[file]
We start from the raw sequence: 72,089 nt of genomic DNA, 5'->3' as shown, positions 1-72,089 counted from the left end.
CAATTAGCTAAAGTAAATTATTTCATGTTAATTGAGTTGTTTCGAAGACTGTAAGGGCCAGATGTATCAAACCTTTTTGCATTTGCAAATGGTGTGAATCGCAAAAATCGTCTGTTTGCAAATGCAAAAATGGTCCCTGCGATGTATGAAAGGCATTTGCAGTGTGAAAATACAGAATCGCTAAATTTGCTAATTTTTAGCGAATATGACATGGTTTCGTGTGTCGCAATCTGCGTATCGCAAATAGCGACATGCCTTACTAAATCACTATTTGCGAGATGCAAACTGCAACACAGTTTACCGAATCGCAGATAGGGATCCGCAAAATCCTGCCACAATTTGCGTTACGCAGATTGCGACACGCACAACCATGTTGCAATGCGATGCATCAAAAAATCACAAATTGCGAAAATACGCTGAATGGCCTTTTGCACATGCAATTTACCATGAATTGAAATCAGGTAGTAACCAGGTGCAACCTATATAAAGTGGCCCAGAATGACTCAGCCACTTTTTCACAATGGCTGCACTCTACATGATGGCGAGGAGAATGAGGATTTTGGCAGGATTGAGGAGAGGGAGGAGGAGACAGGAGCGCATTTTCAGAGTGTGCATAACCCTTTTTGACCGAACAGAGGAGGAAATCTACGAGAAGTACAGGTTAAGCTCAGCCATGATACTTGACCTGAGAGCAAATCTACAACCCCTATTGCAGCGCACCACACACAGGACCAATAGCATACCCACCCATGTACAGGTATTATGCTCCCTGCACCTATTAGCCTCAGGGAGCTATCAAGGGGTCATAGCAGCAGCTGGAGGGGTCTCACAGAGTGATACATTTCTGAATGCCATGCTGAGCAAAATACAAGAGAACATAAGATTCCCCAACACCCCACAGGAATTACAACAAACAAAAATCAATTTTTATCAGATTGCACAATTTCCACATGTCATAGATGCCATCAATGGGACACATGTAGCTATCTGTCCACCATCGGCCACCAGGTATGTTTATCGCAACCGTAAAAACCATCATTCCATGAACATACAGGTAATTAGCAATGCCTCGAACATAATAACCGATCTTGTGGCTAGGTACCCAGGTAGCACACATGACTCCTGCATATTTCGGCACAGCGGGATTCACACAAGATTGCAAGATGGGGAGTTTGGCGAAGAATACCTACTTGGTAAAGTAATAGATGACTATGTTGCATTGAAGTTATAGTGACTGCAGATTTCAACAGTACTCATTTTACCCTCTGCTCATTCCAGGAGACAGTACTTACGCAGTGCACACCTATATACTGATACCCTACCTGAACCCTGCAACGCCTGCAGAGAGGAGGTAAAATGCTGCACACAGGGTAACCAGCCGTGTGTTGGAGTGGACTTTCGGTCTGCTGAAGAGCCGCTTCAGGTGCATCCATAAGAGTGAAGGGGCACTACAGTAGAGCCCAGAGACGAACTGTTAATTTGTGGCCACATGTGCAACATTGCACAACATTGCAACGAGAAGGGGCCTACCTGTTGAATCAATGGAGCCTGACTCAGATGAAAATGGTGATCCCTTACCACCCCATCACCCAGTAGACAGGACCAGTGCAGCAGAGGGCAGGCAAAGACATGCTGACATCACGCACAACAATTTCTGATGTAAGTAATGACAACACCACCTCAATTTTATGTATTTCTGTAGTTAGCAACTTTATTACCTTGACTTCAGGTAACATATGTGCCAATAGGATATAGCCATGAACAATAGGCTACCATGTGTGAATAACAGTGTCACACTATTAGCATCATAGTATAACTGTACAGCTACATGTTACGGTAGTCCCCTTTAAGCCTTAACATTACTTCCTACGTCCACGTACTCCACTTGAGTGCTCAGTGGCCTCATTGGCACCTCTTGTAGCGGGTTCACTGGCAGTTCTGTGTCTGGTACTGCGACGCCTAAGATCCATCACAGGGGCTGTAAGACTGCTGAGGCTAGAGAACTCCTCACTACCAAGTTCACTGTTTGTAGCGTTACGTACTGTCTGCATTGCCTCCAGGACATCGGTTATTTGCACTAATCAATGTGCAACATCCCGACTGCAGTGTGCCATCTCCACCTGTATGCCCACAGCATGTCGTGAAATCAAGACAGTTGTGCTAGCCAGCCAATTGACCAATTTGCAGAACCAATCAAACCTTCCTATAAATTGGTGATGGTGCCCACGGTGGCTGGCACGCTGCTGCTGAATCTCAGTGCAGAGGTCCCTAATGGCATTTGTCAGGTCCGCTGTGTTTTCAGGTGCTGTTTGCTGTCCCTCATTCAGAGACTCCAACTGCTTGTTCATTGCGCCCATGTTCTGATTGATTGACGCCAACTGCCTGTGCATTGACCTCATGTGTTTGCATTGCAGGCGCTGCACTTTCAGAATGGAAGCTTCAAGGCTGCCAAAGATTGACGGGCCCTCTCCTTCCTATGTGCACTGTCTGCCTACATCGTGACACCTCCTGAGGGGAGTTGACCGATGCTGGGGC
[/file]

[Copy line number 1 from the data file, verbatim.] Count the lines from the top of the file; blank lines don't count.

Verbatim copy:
We start from the raw sequence: 72,089 nt of genomic DNA, 5'->3' as shown, positions 1-72,089 counted from the left end.